Patients in Tengion Inc.'s Clinical Trials Die From Unrelated Complications
Published: Oct 26, 2012
WINSTON-SALEM, N.C., Oct. 26, 2012 /PRNewswire/ -- Tengion, Inc. (OTCQB: TNGN), a leader in regenerative medicine, today announced that two patients in the Phase 1 clinical trial of the Company's most advanced product candidate, the Neo-Urinary Conduit, have recently died due to afflictions unrelated to the Neo-Urinary Conduit or the surgical procedure. The fourth patient enrolled in the trial died of metastatic bladder cancer, which had not responded to combination chemotherapy and radiation. The sixth patient implanted with the Neo-Urinary Conduit passed away from a cardiopulmonary arrest following a myocardial infarction, or heart attack. This Phase 1 trial is ongoing and the trial sites are continuing enrollment initiatives.
"We are deeply saddened to hear of the passing of these two patients. We are grateful for their trial participation, which provided key insights into the safety and potential effectiveness of the Neo-Urinary Conduit, including its patency and functionality, a successfully redefined surgical procedure, a robust post-operative recovery, and the resilience of this product candidate to aggressive chemotherapeutic regimens," commented John L. Miclot, Tengion's President and Chief Executive Officer. "We are diligently working toward executing on our key clinical objectives for this program, namely to recruit the remaining four patients in this trial and complete implantation of up to 10 patients by the end of this year."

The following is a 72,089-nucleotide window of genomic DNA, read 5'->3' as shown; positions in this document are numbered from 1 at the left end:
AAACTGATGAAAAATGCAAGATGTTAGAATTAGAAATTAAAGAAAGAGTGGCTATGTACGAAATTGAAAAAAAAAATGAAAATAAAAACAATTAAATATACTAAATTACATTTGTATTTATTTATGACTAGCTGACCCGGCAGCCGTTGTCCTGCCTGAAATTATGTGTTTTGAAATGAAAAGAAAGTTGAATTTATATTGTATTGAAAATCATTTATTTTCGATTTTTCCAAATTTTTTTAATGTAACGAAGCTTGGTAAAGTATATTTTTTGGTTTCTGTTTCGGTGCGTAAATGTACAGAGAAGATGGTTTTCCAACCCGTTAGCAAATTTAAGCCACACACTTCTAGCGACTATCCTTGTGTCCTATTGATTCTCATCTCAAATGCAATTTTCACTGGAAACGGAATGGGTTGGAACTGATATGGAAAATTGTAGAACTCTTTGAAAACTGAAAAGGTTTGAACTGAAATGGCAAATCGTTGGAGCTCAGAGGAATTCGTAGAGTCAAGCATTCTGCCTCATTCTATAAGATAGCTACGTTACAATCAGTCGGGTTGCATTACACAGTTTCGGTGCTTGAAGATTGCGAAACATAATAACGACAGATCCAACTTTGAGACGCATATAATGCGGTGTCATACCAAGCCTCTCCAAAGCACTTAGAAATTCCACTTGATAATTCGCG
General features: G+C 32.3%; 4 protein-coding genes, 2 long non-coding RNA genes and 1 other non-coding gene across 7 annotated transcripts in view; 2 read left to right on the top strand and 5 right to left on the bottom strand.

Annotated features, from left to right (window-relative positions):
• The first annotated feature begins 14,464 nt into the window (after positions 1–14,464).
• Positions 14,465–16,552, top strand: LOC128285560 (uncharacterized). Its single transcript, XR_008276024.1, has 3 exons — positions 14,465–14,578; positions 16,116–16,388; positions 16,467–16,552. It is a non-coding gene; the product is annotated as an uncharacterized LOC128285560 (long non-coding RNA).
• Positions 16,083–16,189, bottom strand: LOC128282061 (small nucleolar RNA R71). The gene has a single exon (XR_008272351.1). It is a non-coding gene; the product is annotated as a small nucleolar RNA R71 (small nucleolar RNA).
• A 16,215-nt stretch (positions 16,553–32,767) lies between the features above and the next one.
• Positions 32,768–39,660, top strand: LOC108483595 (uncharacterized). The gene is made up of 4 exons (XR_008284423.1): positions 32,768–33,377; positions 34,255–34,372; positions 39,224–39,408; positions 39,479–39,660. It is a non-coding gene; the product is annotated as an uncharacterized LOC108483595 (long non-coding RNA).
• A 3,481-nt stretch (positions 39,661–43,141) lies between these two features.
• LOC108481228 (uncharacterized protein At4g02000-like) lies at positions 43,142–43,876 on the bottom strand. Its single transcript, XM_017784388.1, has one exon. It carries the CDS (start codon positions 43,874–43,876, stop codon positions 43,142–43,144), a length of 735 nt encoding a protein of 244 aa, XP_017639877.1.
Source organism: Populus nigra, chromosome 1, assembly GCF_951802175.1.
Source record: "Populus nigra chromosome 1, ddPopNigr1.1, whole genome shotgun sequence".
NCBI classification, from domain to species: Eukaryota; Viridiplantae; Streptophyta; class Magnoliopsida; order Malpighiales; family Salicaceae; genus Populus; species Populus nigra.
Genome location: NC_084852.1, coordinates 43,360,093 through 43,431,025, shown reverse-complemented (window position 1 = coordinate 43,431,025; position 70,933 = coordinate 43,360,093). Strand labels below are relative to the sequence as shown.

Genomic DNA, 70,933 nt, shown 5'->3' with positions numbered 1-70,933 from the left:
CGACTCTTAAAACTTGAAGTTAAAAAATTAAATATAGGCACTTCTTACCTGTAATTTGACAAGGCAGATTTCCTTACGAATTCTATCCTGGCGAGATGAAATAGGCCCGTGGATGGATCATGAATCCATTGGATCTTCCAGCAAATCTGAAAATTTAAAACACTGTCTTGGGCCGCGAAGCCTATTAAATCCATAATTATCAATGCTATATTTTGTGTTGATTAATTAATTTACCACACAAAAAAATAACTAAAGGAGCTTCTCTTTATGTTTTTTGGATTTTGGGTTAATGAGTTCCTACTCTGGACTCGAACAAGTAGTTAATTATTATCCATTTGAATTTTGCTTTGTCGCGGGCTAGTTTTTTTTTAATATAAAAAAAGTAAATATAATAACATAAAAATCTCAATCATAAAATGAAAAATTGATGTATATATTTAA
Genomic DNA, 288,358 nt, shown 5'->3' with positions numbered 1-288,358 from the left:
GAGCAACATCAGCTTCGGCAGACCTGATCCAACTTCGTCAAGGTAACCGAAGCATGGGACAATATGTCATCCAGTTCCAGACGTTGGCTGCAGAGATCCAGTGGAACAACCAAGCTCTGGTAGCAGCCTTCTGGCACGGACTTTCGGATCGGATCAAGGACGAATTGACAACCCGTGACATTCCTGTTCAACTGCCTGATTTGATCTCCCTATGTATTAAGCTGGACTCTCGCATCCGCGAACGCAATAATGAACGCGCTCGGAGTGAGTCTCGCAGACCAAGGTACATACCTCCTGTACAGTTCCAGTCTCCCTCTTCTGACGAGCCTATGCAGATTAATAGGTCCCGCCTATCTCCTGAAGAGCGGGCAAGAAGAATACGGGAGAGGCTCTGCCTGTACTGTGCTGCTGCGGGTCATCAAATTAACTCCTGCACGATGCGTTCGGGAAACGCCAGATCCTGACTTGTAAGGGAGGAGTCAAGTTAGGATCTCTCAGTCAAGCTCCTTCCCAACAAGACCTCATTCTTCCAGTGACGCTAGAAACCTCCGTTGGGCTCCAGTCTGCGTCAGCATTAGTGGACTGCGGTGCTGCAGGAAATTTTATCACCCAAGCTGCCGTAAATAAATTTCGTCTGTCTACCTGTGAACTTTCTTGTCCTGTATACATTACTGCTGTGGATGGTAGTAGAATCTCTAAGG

Neo-Urinary Conduit Phase 1 Clinical Trial Patient Update
Tengion announced today the unrelated deaths of two patients enrolled in the ongoing Phase 1 clinical trial of its most advanced product candidate, the Neo-Urinary Conduit, for use in bladder cancer patients requiring a urinary diversion following bladder removal (cystectomy). Tengion successfully implanted the fifth patient in the ongoing Phase 1 trial in June 2012 and the patient's Neo-Urinary Conduit is currently functioning well with normal renal function.
The fourth patient enrolled in the Phase 1 trial was implanted with the Neo-Urinary Conduit in February 2012. The death of the fourth patient was associated with widespread metastasis of his bladder cancer. Until the time of his death, the patient's Neo-Urinary Conduit functioned well and he maintained normal renal function. The functionality of the Neo-Urinary Conduit facilitated a post-operative recovery that was strong enough to allow the patient to begin life-extending chemotherapy and radiation four weeks earlier than would have been possible with the current standard of care.
The sixth patient enrolled in the Phase 1 trial was implanted with the Neo-Urinary Conduit in August 2012 and was discharged from the hospital one week after implantation. At the time of his six week post-operative follow-up, the patient showed normal renal function, a patent stoma and a functioning Neo-Urinary Conduit. The death of the sixth patient enrolled in the Phase 1 trial was caused by a cardiopulmonary arrest following a myocardial infarction.
Tengion notified the Data Safety Monitoring Board of these events and the Phase 1 clinical trial is ongoing. Since these two reported deaths are unrelated to the Neo-Urinary Conduit or the surgical procedure, the Company continues to focus on enrolling the remaining four patients in the Phase 1 trial at its six clinical sites by the end of 2012.
About the Neo-Urinary Conduit